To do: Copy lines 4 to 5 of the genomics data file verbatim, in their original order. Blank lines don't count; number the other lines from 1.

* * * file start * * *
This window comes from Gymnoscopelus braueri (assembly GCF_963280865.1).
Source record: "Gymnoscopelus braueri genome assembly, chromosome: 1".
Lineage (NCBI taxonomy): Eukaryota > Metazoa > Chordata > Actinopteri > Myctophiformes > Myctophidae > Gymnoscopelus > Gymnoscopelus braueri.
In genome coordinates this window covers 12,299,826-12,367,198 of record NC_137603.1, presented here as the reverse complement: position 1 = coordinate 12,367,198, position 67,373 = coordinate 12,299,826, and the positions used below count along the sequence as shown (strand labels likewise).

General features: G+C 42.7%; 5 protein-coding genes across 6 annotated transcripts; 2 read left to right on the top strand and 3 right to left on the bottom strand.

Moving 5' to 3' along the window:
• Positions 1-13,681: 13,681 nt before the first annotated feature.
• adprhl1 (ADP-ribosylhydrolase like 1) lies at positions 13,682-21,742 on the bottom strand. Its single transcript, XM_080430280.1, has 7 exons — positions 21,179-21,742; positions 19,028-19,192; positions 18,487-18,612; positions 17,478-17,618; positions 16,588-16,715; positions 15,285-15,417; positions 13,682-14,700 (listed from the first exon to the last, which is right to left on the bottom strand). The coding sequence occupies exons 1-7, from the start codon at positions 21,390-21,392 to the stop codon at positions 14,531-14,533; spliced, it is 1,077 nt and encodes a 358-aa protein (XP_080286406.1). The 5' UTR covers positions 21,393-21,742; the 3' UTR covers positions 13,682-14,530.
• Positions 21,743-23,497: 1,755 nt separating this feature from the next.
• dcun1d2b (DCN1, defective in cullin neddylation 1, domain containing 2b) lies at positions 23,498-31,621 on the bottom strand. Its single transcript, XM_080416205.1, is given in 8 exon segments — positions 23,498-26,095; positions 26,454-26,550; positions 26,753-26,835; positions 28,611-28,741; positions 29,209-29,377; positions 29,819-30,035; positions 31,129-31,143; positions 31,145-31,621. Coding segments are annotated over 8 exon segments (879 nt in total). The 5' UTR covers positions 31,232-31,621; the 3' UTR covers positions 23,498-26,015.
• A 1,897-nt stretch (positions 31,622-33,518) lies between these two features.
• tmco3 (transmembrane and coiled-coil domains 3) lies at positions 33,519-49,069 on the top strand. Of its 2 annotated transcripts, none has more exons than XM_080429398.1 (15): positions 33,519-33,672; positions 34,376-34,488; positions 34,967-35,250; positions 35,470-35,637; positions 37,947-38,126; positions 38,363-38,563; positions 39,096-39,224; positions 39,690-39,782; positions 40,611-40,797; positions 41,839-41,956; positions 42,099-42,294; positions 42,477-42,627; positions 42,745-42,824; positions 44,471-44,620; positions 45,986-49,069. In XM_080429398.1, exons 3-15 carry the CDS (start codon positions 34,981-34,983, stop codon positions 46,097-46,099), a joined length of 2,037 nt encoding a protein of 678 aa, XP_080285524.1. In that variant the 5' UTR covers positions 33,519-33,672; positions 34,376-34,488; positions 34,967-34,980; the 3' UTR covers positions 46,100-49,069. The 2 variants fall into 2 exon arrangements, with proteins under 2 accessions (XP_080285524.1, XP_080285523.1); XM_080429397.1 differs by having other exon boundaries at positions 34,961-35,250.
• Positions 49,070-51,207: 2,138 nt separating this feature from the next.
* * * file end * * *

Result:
In genome coordinates this window covers 12,299,826-12,367,198 of record NC_137603.1, presented here as the reverse complement: position 1 = coordinate 12,367,198, position 67,373 = coordinate 12,299,826, and the positions used below count along the sequence as shown (strand labels likewise).

General features: G+C 42.7%; 5 protein-coding genes across 6 annotated transcripts; 2 read left to right on the top strand and 3 right to left on the bottom strand.